Try some of these easy grilled vegetable recipes next time you do some outdoor cooking. Veggies are quick-grilling goodies that can be prepared while the meat rests before cutting.
The great flavor of grilled veggies comes from high heat caramelization, smoke, and seasonings. You just can't get flavor like that from baking and boiling. All kinds of vegetables can be grilled: peppers, eggplant, potatoes, cauliflower, squash, green beans, onions...you name it, you can grill it! Some veggies do well over direct heat, and others need to be indirect grilled.
Before slapping the green stuff on the grill, give the vegetables a light coat of cooking oil. That will help keep the moisture in and the seasonings stay on.
Seasonings can be as simple as shaking on a little salt and pepper. You can also tie the flavor of the veggies in with the main course. Season them with a little of the dry rub used on the meat, or some of the herbs and spices used in the marinade.
Most grilled vegetable recipes take about 10 minutes over direct, medium high heat in a covered grill. One-quarter to 1/3 inch is the perfect thickness. Turn all vegetables one time halfway through grilling. Grilling time will vary depending on how "done" you like your veggies to be. Adjust grilling times to please your own taste.
There are a few exceptions to the general guideline.
Corn can be grilled with the husks on or with the husks removed. Each method adds a unique flavor to the kernels. Grilled corn on the cob is a great addition to any outdoor barbecue or picnic.
Green onions (scallions, spring onions) can be grilled in as little as five minutes. The green tops of the onions can blacken quickly. To prevent this, position the white ends over direct heat and the green tops over a cool area of the grill. They'll be perfect every time.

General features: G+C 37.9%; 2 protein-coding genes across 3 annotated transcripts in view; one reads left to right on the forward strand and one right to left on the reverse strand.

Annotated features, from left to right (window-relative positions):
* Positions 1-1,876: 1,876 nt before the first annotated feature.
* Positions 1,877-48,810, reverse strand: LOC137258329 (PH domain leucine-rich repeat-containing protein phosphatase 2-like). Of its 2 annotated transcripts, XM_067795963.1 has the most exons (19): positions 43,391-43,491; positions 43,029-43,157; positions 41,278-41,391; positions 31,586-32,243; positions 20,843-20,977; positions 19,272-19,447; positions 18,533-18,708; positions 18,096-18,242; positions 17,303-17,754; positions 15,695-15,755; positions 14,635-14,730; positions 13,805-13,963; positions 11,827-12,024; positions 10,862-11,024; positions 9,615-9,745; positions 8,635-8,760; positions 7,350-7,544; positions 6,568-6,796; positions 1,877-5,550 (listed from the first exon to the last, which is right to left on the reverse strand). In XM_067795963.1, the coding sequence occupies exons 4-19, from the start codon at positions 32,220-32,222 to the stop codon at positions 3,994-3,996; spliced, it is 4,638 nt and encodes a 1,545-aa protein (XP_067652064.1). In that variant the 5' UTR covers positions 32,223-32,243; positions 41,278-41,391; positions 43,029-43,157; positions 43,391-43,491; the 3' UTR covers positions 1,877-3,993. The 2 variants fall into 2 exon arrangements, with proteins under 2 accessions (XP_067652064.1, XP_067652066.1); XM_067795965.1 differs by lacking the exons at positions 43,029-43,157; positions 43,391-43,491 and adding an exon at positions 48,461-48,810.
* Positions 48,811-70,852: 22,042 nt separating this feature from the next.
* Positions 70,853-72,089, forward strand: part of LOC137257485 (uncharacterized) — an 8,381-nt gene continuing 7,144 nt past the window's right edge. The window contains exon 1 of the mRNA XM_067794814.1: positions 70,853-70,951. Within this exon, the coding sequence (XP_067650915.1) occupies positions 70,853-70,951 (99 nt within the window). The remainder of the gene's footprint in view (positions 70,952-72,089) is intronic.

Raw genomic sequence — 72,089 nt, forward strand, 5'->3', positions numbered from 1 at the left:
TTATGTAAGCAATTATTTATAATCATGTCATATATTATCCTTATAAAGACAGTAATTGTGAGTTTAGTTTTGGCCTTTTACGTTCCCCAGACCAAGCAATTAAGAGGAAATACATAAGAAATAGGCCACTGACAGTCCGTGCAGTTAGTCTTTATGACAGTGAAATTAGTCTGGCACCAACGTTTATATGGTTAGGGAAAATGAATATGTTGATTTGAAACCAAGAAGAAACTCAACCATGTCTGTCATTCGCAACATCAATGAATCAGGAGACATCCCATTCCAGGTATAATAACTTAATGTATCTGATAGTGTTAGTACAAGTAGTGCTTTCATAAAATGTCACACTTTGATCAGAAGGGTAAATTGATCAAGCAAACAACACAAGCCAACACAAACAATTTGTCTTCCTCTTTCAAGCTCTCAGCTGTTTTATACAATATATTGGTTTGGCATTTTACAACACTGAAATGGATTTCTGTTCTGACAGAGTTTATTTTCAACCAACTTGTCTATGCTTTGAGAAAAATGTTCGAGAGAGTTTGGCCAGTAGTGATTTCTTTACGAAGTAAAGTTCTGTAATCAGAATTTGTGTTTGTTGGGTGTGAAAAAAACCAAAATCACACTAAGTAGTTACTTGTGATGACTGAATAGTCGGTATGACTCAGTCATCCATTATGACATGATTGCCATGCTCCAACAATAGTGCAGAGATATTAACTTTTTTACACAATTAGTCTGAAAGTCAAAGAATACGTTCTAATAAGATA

Tomatoes can be sliced 1/2 inch thick, or halved lengthwise, cored and seeded. Five minutes over direct medium high heat is perfect, turning once.
Summer Squash comes in several varieties. Zucchini, yellow crookneck and scalloped squash all are good when grilled.
Broccoli is a favorite of mine, and I've found it can burn easily over direct heat. Peel the stems, then lightly coat the crowns with olive oil and season with salt and pepper. Indirect grilling for 15 minutes is enough to just tenderize the stems. Position the broccoli crowns stem-down as they grill, and don't turn them.
Grilling asparagus is similar to grilling green onions...position the tips into a cool area, with the stem ends over direct heat. Don't snap off and discard the tough ends. Instead, just peel off the tough skin. See Grilled Asparagus for a nifty recipe.
Potatoes can be grilled in 10 to 12 minutes when sliced 1/4 inch thick. I prefer thicker slices...1/2 to 3/4 inch thick. The thicker slices will take 15 to 20 minutes. Turn them when lightly browned. If the inside is not done after the second side is browned, finish them using indirect heat.
Onions can be left whole and grilled. Peel them, then carefully cut the center out without puncturing through the bottom. Add a couple of teaspoons of butter and indirect grill for at least an hour, or until the onions are soft. These are GOOD! And if you click on the picture of onions, you'll go to my new page,
Grilled Whole Onions.
Onion slices, 1/2 inch thick, can be grilled over direct heat in about 15 minutes.
One-quarter inch slices of eggplant can be grilled in 10 minutes. You can also cut the eggplant in half lengthwise and grill the halves skin side down. Grill them over medium high direct heat for 10 minutes, then grill with indirect heat until the eggplant is soft and mushy. Scoop the eggplant out with a spoon and add a little salt, pepper and parmesan cheese. Great on crackers or good chewy bread.
Mushrooms can be grilled whole, with the stems and gills removed. They can also be stuffed and grilled. Try this grilled stuffed mushrooms recipe if you're looking for an excellent snack or appetizer to eat while the main course is cooking.